Simply put, hip thrusts are glute bridges where the upper back is supported on an elevated surface, and the hips are loaded with a barbell which itself is usually loaded with weight. 

Personally, I began adding hip thrusts more regularly after listening to an episode of All About Fitness where host Pete McCall interviewed the man who is often dubbed the founding father of this movement: Bret Contreras. 

Contreras began by conducting an experiment on hip thrusts for his 2015 Ph.D dissertation and has since popularized the exercise with further experimentation and data on its benefits. 

In particular, Contreras has explored muscle activation of the gluteus maximus, biceps femoris, and vastus lateralis, and has made some interesting comparisons discussing strength vs. hypertrophic gains in a five-part series of the hip thrust vs. back squats. 

Why Prescribe Hip Thrusts for Glute Growth?

While Contreras firmly admits that both movements have their specific benefits, in one of his research endeavors testing 10RM over a six week period, it was revealed that squats produced 20% upper glute and 21% lower glute growth gains compared to hip thrusts which resulted in 28% growth gain in both the upper and the lower glutes.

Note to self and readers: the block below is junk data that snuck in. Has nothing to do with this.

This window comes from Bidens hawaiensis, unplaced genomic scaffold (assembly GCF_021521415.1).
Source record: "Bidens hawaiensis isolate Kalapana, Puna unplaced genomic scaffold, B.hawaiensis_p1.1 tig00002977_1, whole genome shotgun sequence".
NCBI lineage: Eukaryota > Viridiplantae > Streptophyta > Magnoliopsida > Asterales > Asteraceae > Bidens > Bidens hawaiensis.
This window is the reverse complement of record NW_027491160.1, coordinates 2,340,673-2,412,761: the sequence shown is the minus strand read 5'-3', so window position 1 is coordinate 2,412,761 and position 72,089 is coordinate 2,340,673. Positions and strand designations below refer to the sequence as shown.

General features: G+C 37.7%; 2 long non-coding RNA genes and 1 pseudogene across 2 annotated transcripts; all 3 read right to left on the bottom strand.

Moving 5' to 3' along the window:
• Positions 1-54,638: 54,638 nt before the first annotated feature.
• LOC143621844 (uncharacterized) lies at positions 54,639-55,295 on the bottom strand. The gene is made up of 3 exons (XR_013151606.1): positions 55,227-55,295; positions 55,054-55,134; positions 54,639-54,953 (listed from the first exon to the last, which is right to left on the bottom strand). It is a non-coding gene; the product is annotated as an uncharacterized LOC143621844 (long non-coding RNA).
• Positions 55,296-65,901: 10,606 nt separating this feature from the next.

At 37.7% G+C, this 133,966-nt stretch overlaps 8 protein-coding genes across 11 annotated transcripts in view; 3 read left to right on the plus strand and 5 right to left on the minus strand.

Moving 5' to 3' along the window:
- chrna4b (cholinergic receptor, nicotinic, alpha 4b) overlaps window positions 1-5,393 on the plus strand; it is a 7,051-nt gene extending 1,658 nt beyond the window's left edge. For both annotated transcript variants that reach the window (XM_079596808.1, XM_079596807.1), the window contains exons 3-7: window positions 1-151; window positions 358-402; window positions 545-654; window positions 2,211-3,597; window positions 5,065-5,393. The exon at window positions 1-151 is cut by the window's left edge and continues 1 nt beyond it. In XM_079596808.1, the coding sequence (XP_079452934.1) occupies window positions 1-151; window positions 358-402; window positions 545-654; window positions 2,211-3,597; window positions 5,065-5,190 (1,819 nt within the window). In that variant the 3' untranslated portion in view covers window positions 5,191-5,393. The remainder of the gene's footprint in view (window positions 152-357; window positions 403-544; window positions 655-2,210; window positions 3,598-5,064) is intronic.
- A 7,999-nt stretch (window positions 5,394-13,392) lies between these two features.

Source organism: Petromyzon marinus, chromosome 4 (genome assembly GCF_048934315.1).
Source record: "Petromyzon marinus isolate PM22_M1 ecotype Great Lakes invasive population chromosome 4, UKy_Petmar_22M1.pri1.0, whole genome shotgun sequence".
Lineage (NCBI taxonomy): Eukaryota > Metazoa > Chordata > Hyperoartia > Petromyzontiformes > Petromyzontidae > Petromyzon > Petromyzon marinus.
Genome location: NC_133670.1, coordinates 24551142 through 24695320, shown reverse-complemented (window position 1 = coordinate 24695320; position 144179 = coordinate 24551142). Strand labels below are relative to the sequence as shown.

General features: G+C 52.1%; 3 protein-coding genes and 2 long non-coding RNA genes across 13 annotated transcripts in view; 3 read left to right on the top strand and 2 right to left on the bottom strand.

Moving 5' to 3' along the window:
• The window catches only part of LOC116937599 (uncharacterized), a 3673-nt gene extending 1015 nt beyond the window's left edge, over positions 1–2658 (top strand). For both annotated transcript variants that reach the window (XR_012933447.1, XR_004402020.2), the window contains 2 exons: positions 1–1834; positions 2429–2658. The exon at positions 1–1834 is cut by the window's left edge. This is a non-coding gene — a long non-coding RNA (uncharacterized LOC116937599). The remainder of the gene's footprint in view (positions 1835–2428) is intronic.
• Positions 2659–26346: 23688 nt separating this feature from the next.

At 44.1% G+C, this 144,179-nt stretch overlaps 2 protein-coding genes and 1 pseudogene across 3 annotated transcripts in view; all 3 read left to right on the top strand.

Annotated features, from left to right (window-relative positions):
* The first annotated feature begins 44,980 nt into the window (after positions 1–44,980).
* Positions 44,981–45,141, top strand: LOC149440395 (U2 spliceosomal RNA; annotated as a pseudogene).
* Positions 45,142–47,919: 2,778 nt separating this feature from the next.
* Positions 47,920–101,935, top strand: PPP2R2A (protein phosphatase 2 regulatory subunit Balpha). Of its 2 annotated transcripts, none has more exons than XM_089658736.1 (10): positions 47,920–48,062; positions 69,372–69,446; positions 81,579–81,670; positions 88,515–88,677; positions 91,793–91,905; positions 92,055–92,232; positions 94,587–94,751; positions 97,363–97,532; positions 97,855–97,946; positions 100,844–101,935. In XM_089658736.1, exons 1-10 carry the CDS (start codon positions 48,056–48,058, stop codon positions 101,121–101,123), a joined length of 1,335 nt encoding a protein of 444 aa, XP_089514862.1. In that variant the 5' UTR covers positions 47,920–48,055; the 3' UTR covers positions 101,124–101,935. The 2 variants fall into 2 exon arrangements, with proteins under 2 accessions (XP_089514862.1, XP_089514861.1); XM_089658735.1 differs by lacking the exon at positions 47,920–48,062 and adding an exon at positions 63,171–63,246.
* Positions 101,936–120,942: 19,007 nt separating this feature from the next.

Now, I know what you’re thinking: glute strength doesn’t necessarily equate to the desired hypertrophic effects of the bootylicious look, but as trainers, this is where we get creative with periodization, volume, and time under tension and cleverly balance your program design to included strength, hypertrophy, and even power and endurance.

Hip Thrusts Enhance Power Production